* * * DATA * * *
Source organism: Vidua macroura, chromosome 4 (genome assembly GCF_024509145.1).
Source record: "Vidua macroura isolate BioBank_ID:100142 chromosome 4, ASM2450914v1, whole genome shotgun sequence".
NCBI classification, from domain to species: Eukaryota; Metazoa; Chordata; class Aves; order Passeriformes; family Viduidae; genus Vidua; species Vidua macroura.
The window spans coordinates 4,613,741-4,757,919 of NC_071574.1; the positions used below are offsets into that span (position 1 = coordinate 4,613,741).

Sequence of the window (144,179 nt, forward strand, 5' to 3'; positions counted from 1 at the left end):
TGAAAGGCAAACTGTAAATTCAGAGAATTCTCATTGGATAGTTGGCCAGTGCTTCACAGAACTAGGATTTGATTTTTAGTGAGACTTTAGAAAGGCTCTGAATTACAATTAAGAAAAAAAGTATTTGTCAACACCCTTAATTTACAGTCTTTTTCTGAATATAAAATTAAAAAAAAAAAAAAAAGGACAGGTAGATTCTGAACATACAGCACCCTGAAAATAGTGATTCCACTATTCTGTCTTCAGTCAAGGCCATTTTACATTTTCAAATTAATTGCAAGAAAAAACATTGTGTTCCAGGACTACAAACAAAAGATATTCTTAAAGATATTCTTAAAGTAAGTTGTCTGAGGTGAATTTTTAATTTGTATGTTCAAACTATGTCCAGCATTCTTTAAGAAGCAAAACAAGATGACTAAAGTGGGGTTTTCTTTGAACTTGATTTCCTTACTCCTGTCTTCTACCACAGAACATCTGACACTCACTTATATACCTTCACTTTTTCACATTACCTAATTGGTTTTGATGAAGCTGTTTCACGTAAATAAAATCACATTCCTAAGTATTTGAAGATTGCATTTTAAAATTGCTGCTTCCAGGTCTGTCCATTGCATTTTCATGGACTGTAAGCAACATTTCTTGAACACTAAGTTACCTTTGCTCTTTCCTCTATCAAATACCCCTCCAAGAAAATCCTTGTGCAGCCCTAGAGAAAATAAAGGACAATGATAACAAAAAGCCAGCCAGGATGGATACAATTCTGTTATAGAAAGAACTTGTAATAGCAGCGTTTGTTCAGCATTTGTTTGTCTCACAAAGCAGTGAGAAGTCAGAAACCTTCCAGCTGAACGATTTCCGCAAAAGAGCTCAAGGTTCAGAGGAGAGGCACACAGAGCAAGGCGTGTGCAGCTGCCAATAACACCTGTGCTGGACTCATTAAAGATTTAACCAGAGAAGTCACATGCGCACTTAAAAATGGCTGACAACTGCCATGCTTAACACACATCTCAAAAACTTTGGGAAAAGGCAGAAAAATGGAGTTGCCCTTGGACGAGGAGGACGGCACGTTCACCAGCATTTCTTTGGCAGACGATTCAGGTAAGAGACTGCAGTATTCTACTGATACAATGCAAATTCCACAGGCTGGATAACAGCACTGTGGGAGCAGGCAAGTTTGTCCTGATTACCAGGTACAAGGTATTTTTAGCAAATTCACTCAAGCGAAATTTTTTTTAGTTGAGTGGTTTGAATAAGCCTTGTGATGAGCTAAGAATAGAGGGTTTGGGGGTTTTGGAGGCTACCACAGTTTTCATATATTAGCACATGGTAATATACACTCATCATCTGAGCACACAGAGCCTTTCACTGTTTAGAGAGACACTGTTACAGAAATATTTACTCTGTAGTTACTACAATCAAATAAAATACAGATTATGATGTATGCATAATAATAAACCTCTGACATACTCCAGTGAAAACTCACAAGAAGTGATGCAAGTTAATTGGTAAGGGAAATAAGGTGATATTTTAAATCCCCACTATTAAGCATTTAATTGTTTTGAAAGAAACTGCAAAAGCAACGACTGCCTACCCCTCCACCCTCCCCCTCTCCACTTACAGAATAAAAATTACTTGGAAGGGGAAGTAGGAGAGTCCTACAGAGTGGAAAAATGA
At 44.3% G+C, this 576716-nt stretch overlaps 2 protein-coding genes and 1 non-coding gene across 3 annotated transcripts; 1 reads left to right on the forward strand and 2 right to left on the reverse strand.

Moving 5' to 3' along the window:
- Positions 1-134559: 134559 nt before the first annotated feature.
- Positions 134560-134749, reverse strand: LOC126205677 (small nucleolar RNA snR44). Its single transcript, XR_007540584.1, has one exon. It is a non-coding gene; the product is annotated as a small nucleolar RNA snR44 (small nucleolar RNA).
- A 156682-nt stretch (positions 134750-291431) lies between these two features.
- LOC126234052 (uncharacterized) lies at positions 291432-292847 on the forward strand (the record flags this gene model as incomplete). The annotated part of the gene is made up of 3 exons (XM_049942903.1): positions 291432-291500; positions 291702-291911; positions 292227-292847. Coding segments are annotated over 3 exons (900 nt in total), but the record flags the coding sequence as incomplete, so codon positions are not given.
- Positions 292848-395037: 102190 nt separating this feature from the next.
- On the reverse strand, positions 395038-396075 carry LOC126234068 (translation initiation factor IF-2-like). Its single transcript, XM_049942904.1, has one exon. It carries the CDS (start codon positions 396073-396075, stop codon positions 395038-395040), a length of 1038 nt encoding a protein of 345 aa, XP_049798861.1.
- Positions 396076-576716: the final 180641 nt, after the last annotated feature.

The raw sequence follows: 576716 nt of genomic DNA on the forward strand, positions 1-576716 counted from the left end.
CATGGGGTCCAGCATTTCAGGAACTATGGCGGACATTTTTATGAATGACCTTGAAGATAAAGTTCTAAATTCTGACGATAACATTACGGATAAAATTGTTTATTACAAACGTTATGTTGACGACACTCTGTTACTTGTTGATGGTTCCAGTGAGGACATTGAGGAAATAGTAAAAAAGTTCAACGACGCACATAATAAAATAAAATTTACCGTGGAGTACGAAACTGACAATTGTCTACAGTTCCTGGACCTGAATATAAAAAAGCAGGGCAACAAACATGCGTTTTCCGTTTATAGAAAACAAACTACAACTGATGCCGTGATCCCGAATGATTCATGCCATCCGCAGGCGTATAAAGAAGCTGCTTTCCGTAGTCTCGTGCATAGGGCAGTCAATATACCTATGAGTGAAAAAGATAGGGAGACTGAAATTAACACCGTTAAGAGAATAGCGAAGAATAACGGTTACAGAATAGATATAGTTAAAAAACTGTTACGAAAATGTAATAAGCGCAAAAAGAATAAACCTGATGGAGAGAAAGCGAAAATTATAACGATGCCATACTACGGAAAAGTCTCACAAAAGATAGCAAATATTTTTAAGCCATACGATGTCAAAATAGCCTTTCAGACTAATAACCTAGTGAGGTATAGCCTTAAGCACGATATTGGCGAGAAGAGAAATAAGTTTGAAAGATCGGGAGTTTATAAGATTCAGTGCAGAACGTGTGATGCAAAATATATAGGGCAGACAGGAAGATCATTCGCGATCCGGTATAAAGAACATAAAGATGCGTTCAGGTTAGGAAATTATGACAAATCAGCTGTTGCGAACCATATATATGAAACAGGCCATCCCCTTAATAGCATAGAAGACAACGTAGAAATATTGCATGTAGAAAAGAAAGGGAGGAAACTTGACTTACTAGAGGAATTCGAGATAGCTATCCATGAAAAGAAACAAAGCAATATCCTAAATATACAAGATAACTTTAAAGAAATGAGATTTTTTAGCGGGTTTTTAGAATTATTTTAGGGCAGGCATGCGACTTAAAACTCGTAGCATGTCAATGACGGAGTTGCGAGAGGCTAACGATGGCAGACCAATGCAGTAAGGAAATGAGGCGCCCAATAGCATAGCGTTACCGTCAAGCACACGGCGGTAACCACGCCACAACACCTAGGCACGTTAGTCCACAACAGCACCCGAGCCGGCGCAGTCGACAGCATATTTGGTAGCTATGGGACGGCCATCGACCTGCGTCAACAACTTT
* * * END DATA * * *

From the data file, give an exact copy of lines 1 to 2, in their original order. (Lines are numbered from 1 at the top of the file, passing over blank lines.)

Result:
Source organism: Vidua macroura, chromosome 4 (genome assembly GCF_024509145.1).
Source record: "Vidua macroura isolate BioBank_ID:100142 chromosome 4, ASM2450914v1, whole genome shotgun sequence".